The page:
|Can’t forget Syria
Yahya R. Haidar
Libya is important. And referring to a column by Foreign Policy yesterday entitled “Was Libya Worth It?”
, the answer is that it almost certainly was (especially to awakening colonial powers such as France and Italy), knowing the sea of black gold that Libya floats on.
Libya is important, but not as much as Syria. There is financial gain in the former, and while the list of reasons for military intervention in Libya runs long, no strategic analyst can seriously advance a claim that Gaddafi was becoming the Stalin of North Africa. Indeed, there may be some geopolitical strategy involved in the NATO’s bombardment of Libya, but geopolitics is the very essence of the Syrian situation. With Syria the parameters of the conflict run long: Iran, Hezbollah, Hamas, Golan Heights, instability in Iraq, Iran’s influence on Iraqi politics, Turkey’s expanding economy and stiffening political will, the Kurdish issue, and so on.
Syria is getting out of control — and to policy makers in the mighty Western nations, it means Assad is losing his tight grip on power. Assad is a favorite to the Israelis, and the tanks rolling into the Syrian cities were once upon a time supposed to liberate the occupied Golan Heights, and the rest of Palestine, as the regime’s propaganda invariably asserted.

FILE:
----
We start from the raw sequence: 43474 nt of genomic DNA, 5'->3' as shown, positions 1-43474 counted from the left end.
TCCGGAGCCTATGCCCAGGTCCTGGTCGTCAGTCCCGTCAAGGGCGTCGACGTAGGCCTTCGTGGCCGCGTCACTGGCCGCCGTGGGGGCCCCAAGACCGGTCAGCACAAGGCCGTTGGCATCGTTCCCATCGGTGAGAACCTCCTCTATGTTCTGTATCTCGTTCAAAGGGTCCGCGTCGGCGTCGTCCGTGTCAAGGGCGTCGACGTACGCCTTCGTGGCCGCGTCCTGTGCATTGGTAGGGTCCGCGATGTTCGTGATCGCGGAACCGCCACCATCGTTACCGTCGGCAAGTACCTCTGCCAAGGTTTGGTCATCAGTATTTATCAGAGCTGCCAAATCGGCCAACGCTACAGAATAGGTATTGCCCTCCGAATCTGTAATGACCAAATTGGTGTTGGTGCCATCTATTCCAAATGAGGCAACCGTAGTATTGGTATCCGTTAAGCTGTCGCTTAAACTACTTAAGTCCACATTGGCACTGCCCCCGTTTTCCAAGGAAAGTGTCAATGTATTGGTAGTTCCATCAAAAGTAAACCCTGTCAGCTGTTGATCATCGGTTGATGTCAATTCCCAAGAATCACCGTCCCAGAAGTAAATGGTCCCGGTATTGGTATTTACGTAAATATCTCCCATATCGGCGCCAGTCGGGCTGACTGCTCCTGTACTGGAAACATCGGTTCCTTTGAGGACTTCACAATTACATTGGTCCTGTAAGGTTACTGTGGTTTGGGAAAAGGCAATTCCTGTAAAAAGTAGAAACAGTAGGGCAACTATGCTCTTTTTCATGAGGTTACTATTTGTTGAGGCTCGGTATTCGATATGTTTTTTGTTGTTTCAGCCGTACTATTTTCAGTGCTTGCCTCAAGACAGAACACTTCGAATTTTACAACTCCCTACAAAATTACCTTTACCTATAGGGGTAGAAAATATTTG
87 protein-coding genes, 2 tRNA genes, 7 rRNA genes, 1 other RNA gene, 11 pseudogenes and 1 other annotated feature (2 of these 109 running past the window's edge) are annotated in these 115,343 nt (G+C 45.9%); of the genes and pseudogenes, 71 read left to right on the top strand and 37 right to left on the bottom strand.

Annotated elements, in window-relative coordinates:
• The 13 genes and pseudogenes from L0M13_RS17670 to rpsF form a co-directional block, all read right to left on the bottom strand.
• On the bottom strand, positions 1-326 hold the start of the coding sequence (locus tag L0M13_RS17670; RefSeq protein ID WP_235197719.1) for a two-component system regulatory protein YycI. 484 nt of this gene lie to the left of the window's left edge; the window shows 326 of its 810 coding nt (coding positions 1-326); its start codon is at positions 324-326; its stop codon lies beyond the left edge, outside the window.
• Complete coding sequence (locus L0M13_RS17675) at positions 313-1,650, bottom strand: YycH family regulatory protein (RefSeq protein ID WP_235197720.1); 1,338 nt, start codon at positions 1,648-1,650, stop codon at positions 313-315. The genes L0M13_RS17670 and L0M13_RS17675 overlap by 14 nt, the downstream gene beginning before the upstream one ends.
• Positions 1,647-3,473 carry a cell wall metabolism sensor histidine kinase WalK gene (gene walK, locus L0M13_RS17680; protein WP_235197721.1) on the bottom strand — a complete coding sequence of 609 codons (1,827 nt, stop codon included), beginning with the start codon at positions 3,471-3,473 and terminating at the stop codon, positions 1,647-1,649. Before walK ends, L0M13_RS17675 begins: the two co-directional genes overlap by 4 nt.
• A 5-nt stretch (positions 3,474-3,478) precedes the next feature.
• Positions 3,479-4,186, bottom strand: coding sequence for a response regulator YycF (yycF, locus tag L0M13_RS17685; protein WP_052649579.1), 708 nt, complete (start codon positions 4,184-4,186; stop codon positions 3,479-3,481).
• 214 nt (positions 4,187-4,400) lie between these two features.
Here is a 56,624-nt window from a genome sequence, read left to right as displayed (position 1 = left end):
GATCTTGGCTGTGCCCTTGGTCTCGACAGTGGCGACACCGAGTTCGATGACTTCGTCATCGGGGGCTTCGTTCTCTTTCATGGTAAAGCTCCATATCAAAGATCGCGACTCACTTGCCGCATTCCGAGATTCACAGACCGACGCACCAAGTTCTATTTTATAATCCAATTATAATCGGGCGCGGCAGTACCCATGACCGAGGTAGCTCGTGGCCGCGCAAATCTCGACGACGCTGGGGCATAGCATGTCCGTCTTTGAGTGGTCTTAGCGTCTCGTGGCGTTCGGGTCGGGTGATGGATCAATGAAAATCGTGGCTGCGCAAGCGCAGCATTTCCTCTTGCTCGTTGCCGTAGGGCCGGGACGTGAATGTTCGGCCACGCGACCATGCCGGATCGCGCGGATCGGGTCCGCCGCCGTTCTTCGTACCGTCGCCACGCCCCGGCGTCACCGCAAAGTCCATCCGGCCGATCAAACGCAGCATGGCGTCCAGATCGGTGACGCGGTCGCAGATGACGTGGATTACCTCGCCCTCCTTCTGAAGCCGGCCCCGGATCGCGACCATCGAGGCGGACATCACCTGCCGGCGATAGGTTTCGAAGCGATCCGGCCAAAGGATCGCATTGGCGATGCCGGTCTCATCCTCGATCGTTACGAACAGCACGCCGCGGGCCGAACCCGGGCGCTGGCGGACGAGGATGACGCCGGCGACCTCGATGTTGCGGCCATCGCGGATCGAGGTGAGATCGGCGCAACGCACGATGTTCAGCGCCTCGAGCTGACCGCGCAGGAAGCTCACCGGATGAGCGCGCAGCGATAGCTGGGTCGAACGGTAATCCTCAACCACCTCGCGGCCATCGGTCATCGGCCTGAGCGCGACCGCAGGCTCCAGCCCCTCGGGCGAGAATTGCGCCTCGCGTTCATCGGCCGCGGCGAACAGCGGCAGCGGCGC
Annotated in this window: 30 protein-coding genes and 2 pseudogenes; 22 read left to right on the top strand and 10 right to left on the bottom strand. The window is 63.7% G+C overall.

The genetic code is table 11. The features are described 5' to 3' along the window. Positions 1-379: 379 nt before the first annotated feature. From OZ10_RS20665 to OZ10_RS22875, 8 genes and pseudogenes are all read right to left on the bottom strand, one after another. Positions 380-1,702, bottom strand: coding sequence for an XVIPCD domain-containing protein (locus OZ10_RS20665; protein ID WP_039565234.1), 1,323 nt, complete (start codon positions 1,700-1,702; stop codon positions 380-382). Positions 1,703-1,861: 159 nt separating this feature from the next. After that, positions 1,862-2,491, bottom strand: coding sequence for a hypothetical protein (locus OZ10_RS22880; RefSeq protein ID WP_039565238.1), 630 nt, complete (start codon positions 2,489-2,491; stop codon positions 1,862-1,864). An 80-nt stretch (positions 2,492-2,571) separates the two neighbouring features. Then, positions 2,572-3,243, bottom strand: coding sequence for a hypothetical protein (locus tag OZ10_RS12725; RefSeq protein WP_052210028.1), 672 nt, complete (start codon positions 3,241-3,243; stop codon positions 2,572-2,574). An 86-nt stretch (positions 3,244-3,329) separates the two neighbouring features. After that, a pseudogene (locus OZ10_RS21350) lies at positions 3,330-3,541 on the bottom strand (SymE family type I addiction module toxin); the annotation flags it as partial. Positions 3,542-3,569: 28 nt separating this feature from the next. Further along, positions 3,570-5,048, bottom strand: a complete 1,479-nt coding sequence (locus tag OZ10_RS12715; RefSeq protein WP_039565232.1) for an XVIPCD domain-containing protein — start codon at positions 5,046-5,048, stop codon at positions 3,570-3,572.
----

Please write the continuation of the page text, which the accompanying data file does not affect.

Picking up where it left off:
But, Syria will be a more costly endeavor, and will undoubtedly be a long-lasting Iraq-like scenario, given the multiple foreign and local factors at play there. Syria has, like Iraq and Afghanistan, a complicated geography. The Sykes-Picot Accord, which drew the lines of the current Middle East post World War I were controversial ever since, and they were meant to be. To lump together vastly differing ethnic, religious and linguistic groups overnight meant a type of what the late Edward Said called ‘imaginative geography’ must be in place.
And like every image we imagine, or hope to construct in the hope of creating a dream-like reality, it will surely fade and wear-out as muddy, earthy reality kicks in. No better time than now has that geographic concept-dream faded in the Arab World, giving way to a vacuum of un-ideological protests, but one which can easily be the beginning of new ethnic and religious groupings. In this milieu, Iraq comes quickly to mind, and, given the readiness with which NATO interfered in Libya, Syria is naturally next foreign-knocked domino.
Military analysts on Libya, even little informed generalists, knew well in advance that there was something odd about the prolonged conflict — reaching a stalemate and no advance seemed in sight for a few months. But, now, before we knew it, it is all over! Coincidentally, Syria seems more in a ‘stalemate’ than ever. The difference is that such ‘apparent’ balance which a stalemate brings about is this time under the control of the Assads of Damascus, and not the big chaps in NATO headquarters.
The mighty honorable Ban Ki-Moon has just spoken tough (for the first time) that ‘time is up’ for the Syrian president. Gaddafi is ‘defeated’ and Mr. Moon quickly joins the troupe in beating the drumbeats of war.
Yahya R. Haidar is a freelance journalist and researcher in religious studies.
var linkwithin_site_id = 557381;